Upgrades are usually done in stages. Each level will provide more performance than the one before it. However, they will also be more involved and expensive. The first upgrade we recommend is tuning the computer. This involves changing the fuel and ignition curves to optimize performance. A good tune can gain up to 40 hp on a stock engine. (Any significant upgrade will require re-tuning the computer.)
Unless your pet is a kangaroo, they might struggle to get into a vehicle with a high deck height, like many trucks and SUVs. That’s where pet ramps come in handy. They’re available in a wide range of sizes and most fold compactly and can be stowed away, so you can bring the ramp with you.
Fuel injectors and the rails that hold them are just as susceptible to heat issues as the carburetors they replaced. Located on top of the engine, fuel rails see a lot of heat exposure. On late model vehicles this issue is further compounded by how compact and tight modern engine compartments tend to be, along with the factory engine covers that are all the rage these days, trapping even more heat that can be transferred to the fuel as it flows through the rails on its way to the injectors.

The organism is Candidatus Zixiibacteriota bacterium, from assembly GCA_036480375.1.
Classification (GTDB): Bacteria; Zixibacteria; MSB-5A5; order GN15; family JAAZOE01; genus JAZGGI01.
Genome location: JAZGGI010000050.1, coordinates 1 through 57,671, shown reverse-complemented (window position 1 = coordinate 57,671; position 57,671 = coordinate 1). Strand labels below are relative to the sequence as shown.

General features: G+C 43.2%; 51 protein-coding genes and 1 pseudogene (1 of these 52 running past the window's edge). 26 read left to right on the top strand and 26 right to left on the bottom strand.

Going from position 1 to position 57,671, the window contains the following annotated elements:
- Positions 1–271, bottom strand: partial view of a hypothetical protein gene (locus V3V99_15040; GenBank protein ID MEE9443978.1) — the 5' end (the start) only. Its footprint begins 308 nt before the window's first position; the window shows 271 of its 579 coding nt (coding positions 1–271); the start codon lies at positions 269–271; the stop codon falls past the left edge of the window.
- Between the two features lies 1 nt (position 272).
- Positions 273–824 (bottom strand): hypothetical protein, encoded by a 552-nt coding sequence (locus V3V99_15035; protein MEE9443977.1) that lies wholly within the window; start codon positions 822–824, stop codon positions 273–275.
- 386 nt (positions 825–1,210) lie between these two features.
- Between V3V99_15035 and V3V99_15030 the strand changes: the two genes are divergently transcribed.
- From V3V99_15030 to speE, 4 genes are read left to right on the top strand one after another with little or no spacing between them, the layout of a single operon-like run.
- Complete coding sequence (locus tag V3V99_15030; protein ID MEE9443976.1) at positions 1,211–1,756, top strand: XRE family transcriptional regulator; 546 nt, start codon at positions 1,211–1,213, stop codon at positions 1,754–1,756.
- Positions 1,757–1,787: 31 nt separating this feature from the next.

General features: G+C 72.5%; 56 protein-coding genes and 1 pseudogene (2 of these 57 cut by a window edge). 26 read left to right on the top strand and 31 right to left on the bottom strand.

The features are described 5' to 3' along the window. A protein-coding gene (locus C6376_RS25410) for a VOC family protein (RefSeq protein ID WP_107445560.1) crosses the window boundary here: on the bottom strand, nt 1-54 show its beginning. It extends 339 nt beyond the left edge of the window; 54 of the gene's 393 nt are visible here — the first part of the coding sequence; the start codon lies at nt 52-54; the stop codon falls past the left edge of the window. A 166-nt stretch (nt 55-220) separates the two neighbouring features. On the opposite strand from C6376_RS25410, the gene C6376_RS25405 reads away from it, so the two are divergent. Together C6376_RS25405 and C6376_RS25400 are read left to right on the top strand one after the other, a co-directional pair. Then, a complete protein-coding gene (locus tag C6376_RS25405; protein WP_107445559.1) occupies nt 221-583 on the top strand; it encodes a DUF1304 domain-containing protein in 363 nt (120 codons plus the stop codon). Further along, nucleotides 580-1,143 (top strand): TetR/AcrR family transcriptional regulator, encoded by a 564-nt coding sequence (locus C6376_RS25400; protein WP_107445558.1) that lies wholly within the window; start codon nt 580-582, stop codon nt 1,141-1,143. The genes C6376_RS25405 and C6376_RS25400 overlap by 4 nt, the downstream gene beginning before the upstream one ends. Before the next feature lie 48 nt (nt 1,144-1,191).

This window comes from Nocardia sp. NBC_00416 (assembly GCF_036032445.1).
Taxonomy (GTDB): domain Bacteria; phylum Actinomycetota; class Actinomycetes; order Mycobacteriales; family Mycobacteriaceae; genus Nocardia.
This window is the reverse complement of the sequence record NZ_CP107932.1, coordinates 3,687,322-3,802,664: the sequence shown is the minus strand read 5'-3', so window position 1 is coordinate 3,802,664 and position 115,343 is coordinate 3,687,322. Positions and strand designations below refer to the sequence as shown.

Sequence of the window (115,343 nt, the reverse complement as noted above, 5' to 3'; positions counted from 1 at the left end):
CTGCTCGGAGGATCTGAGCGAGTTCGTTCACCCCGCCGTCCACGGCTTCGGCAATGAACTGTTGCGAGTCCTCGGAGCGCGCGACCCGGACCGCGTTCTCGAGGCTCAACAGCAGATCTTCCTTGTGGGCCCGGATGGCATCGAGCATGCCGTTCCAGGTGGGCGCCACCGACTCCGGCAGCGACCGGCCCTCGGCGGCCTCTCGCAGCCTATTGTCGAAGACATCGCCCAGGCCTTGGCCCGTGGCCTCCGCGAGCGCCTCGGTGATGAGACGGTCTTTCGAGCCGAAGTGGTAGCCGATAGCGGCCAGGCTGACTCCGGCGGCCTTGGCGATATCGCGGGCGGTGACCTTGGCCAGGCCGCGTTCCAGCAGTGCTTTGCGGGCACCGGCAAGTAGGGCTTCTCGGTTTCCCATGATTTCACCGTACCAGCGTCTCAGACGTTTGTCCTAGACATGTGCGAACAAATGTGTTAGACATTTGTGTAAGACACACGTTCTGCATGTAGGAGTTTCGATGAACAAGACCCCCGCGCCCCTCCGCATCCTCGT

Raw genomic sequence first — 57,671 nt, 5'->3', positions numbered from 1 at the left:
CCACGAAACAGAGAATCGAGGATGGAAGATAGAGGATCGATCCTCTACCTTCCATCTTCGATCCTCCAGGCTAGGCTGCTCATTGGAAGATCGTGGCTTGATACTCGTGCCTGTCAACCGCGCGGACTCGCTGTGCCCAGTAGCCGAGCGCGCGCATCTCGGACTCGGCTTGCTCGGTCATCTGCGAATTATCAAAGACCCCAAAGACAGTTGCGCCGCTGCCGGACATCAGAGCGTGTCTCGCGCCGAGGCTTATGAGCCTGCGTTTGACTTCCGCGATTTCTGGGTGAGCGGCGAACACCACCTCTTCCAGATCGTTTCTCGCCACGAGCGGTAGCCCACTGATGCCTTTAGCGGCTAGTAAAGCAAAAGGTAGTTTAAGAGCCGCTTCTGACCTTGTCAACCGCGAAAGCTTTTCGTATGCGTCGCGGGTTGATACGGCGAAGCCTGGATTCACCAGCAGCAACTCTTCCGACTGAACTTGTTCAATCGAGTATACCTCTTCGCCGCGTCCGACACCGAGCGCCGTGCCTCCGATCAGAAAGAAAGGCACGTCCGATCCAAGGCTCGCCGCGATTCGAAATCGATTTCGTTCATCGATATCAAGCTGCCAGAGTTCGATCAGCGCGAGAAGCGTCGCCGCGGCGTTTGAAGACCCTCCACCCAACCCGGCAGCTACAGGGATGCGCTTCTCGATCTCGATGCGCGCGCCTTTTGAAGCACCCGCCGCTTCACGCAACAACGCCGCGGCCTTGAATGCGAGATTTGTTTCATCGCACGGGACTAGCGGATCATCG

I would like to get about 350 hp out of the new engine and run in the 13s. Is this possible with my combination? Your crate 350 should be okay for use with a TPI system. We recommend checking the engine’s camshaft specifications. Most “computer-friendly” cam profiles are no bigger than 214-222 degrees duration at .050 and .450-.460 inches of lift with 112-116 degrees of lobe separation. If the cam in the new 350 is much over these figures, you should consider a different camshaft to ensure compatibility with the IROC’s computer.